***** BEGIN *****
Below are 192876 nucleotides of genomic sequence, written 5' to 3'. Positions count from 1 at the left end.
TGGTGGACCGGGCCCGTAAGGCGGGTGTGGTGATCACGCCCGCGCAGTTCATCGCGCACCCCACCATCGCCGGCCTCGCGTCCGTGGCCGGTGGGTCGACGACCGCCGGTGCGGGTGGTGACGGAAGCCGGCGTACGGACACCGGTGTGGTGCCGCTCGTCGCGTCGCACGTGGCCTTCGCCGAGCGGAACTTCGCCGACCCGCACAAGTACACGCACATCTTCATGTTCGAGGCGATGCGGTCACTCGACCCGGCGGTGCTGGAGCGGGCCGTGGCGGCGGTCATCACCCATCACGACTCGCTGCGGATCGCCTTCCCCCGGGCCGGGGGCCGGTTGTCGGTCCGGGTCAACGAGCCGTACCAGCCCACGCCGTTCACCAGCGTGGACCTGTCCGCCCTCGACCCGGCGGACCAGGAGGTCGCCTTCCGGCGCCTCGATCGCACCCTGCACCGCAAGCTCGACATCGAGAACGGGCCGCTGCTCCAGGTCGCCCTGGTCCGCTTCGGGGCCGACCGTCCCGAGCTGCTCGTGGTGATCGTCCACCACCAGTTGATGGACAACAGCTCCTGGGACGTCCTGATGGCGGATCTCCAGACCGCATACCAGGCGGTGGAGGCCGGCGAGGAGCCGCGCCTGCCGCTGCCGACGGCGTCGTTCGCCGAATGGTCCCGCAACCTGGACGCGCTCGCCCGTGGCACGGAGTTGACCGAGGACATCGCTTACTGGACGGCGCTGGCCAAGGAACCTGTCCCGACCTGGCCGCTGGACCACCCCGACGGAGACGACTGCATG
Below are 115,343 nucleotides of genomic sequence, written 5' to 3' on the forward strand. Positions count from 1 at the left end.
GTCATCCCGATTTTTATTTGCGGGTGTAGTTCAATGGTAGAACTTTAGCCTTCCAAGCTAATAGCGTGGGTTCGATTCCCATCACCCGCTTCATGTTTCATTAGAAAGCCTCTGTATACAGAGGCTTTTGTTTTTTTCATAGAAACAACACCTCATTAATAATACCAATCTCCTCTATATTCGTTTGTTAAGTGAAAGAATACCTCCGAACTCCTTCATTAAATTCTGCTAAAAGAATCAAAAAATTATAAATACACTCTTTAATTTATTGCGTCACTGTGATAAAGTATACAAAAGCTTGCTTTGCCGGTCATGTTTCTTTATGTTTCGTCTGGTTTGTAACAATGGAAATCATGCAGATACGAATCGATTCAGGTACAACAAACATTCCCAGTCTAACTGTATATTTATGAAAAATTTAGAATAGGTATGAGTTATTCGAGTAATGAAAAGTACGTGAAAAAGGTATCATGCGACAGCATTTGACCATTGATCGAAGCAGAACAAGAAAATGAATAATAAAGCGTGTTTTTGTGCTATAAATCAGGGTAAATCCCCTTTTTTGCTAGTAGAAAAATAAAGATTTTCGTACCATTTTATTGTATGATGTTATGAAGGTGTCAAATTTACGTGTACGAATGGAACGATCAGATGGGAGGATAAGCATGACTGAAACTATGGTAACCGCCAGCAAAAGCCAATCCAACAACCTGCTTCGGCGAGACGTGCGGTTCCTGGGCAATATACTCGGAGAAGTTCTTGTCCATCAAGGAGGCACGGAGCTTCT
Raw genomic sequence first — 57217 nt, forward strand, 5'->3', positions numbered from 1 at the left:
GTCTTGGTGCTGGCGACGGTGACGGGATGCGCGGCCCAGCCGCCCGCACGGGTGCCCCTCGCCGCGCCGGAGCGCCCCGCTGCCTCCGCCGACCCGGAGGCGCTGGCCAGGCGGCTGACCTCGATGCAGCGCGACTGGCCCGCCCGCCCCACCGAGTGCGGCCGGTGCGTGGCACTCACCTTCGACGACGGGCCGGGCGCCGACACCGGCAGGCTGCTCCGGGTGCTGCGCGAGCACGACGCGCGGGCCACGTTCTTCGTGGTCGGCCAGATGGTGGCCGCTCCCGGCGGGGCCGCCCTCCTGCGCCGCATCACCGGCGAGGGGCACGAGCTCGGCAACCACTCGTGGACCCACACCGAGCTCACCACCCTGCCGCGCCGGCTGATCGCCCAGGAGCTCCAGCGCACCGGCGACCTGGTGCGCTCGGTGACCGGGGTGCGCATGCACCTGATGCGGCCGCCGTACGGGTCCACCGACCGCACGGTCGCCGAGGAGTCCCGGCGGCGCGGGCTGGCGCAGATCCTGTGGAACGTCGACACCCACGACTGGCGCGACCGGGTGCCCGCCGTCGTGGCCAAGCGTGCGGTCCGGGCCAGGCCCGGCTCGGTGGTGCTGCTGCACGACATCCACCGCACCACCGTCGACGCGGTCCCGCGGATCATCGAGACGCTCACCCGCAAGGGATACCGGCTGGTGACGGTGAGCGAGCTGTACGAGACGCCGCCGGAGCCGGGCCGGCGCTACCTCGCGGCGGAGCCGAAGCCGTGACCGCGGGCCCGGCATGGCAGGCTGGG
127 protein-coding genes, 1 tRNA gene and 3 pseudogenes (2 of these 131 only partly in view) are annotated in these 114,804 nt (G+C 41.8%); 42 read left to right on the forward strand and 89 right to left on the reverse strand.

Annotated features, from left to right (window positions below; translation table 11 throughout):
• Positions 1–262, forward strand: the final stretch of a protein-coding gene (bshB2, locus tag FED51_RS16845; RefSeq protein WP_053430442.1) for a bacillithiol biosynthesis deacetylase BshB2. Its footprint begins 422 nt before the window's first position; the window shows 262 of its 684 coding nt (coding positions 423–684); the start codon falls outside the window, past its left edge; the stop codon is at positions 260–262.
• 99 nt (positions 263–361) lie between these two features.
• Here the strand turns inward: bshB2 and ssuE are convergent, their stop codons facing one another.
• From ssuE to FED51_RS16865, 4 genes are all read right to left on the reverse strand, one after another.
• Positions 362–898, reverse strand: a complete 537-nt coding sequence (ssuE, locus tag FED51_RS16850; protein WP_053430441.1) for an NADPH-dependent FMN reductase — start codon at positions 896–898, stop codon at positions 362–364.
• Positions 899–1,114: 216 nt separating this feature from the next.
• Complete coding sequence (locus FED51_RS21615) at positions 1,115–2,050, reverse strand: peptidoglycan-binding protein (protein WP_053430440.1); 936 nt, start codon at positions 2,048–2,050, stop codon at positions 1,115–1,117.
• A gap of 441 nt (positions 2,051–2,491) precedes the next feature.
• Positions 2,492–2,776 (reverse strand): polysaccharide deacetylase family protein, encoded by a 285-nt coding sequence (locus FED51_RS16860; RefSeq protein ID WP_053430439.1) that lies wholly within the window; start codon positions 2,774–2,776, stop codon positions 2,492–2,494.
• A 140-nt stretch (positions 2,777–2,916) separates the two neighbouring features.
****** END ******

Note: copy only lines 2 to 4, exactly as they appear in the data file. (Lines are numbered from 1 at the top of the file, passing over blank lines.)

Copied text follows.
TGGTGGACCGGGCCCGTAAGGCGGGTGTGGTGATCACGCCCGCGCAGTTCATCGCGCACCCCACCATCGCCGGCCTCGCGTCCGTGGCCGGTGGGTCGACGACCGCCGGTGCGGGTGGTGACGGAAGCCGGCGTACGGACACCGGTGTGGTGCCGCTCGTCGCGTCGCACGTGGCCTTCGCCGAGCGGAACTTCGCCGACCCGCACAAGTACACGCACATCTTCATGTTCGAGGCGATGCGGTCACTCGACCCGGCGGTGCTGGAGCGGGCCGTGGCGGCGGTCATCACCCATCACGACTCGCTGCGGATCGCCTTCCCCCGGGCCGGGGGCCGGTTGTCGGTCCGGGTCAACGAGCCGTACCAGCCCACGCCGTTCACCAGCGTGGACCTGTCCGCCCTCGACCCGGCGGACCAGGAGGTCGCCTTCCGGCGCCTCGATCGCACCCTGCACCGCAAGCTCGACATCGAGAACGGGCCGCTGCTCCAGGTCGCCCTGGTCCGCTTCGGGGCCGACCGTCCCGAGCTGCTCGTGGTGATCGTCCACCACCAGTTGATGGACAACAGCTCCTGGGACGTCCTGATGGCGGATCTCCAGACCGCATACCAGGCGGTGGAGGCCGGCGAGGAGCCGCGCCTGCCGCTGCCGACGGCGTCGTTCGCCGAATGGTCCCGCAACCTGGACGCGCTCGCCCGTGGCACGGAGTTGACCGAGGACATCGCTTACTGGACGGCGCTGGCCAAGGAACCTGTCCCGACCTGGCCGCTGGACCACCCCGACGGAGACGACTGCATG
Below are 115,343 nucleotides of genomic sequence, written 5' to 3' on the forward strand. Positions count from 1 at the left end.
GTCATCCCGATTTTTATTTGCGGGTGTAGTTCAATGGTAGAACTTTAGCCTTCCAAGCTAATAGCGTGGGTTCGATTCCCATCACCCGCTTCATGTTTCATTAGAAAGCCTCTGTATACAGAGGCTTTTGTTTTTTTCATAGAAACAACACCTCATTAATAATACCAATCTCCTCTATATTCGTTTGTTAAGTGAAAGAATACCTCCGAACTCCTTCATTAAATTCTGCTAAAAGAATCAAAAAATTATAAATACACTCTTTAATTTATTGCGTCACTGTGATAAAGTATACAAAAGCTTGCTTTGCCGGTCATGTTTCTTTATGTTTCGTCTGGTTTGTAACAATGGAAATCATGCAGATACGAATCGATTCAGGTACAACAAACATTCCCAGTCTAACTGTATATTTATGAAAAATTTAGAATAGGTATGAGTTATTCGAGTAATGAAAAGTACGTGAAAAAGGTATCATGCGACAGCATTTGACCATTGATCGAAGCAGAACAAGAAAATGAATAATAAAGCGTGTTTTTGTGCTATAAATCAGGGTAAATCCCCTTTTTTGCTAGTAGAAAAATAAAGATTTTCGTACCATTTTATTGTATGATGTTATGAAGGTGTCAAATTTACGTGTACGAATGGAACGATCAGATGGGAGGATAAGCATGACTGAAACTATGGTAACCGCCAGCAAAAGCCAATCCAACAACCTGCTTCGGCGAGACGTGCGGTTCCTGGGCAATATACTCGGAGAAGTTCTTGTCCATCAAGGAGGCACGGAGCTTCT